Another more language-based project related to this specific episode would be to have children who already know their alphabet select a word (like PANTS) and then pick descriptive words that characterize scientists for each letter. For example, CHIP might stand for Creative, Hard-working, Intelligent and Pretty (choosing words that the kids would know -- for older kids you might be able to do something more like CHARM for Creative, Hard-working, Analytical, Real and Marvelous). Part of the lesson could include learning a new vocabulary word. Stereotypes can be addressed (and shattered) by including "young" or "women."
Most importantly, just as Arthur concluded, it's the process of doing
science and giving your best effort that counts -- not whether your
experiment works or not.
PhotoStamps, a service of Stamps.com, allows people to create their own US postal stamps with digital images. Users can design their own 37-cent stamps by uploading an image to the PhotoStamps web site. Although each stamp is worth 37 cents, a sheet of 20 stamps costs $16.99 (plus $2.99 shipping). So, you really will be paying about $1.00 for each 37-cent stamp! Nevertheless, if you want a unique way to announce a Brain Awareness Week event or science fair, you might create a stamp with a brain or a neuron on it. The PhotoStamps web site is located at:
Some countries have issued their own stamps with neuroscience topics. You can find some examples of these stamps at:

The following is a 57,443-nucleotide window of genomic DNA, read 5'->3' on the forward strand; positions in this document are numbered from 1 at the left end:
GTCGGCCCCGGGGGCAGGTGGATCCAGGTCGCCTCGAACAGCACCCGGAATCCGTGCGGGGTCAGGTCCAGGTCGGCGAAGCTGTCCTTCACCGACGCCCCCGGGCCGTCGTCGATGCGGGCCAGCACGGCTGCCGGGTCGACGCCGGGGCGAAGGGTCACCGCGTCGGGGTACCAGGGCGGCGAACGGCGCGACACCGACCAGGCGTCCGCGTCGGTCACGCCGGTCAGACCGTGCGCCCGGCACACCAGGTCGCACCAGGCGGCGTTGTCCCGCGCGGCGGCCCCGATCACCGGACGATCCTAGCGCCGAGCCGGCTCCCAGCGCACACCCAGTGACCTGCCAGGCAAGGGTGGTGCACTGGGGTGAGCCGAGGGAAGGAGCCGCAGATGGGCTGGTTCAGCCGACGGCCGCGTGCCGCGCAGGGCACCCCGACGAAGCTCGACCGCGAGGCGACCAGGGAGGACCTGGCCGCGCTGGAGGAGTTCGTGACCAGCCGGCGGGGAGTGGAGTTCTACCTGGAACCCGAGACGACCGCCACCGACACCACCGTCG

"For a fun and informative Web site about neuroscience, with links to many wonderful online brain-science resources, see Neuroscience for Kids at faculty.washington.edu/chudler/neurok.html. The site includes illustrations of the nervous system and basic neuroscience experiments (and it's not just for kids)."
B. "The Testing of America" by Caroline Hsu (US News and World Report, September 20, 2004) discusses the controversy about personality tests.
C. The cover story of Newsweek magazine (September 27, 2004) is titled "The New Science of Mind & Body." Articles in the magazine discuss how the brain influences health.
D. "Dying to See" by Ralf Dahm (Scientific American, October, 2004)
discusses how studying the lens of the eye may provide information about
Alzheimer's disease and Parkinson's disease.
B. The budget for the National Institutes of Health (NIH) has increased from $13.6 billion in fiscal year 1998 to $27.3 billion in fiscal year 2003 (Source: FASEB journal, October 2, 2003).
C. The average amount of time required to attain a PhD in the biomedical sciences is approximately 6.9 years (up from 6 years in 1980) (Source: "Best and worst of times for biomedical scientists," by Ted Agres, The Scientist, October 8, 2003, http://www.biomedcentral.com/news/20031010/04/).
D. Almost 50% of the people in the United States wear eyeglasses. The total spent for eyeglasses in the United States is $13 billion (Source: Milder, B. and Rubin, M.L., The Fine Art of Prescribing Glasses Without Making a Spectacle of Yourself. (3rd edition), Gainesville (FL): Triad Publishing Co., 2004).
E. Humans can detect one molecule of green pepper smell when it is mixed
in the air with 3 trillion other molecules (Source: Shier, D., Butler, J.
and Lewis, R. Hole's Human Anatomy & Physiology, Boston: McGraw Hill,
Help Neuroscience for Kids
Your comments and suggestions about this newsletter and the "Neuroscience for Kids" web site are always welcome. If there are any special topics that you would like to see on the web site, just let me know.
Eric H. Chudler, Ph.D.
"Neuroscience for Kids" is supported by a Science Education Partnership Award (SEPA) from the National Center of Research Resources.